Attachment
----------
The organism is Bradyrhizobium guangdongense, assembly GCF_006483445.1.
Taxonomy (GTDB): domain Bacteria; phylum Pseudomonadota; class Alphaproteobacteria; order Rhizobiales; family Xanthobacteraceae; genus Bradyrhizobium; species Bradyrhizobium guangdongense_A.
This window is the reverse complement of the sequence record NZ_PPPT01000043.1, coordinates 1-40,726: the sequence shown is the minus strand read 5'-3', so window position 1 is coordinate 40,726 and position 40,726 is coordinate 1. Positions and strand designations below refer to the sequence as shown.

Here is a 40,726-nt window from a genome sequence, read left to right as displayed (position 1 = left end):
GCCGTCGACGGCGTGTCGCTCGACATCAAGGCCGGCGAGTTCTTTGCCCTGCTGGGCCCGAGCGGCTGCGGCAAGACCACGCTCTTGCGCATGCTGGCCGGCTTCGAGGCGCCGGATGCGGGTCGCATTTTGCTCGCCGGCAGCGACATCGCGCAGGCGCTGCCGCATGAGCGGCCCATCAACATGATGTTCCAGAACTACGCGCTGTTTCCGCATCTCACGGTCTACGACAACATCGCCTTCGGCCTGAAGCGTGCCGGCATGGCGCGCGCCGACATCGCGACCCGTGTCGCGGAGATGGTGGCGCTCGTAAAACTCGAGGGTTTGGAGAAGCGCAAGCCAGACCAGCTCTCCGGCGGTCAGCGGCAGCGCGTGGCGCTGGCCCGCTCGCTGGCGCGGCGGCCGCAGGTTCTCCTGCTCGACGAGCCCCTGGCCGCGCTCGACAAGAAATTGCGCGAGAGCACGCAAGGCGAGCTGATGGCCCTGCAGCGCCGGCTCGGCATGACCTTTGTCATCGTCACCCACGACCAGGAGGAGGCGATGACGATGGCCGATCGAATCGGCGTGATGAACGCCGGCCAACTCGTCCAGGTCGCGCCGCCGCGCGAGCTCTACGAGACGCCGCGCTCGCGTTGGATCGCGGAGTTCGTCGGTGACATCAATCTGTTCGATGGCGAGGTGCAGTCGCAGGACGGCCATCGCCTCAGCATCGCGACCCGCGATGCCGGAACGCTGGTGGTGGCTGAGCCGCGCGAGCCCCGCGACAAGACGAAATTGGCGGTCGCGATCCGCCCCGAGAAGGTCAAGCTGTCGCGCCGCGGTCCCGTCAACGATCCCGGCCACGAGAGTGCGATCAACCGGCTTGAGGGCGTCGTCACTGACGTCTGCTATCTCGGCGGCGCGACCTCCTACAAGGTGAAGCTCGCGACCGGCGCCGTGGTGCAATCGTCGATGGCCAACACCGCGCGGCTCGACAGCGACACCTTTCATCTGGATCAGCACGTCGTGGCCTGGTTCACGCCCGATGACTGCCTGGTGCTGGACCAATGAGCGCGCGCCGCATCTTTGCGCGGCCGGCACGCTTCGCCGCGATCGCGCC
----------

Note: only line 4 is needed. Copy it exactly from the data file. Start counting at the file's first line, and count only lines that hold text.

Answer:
Here is a 40,726-nt window from a genome sequence, read left to right as displayed (position 1 = left end):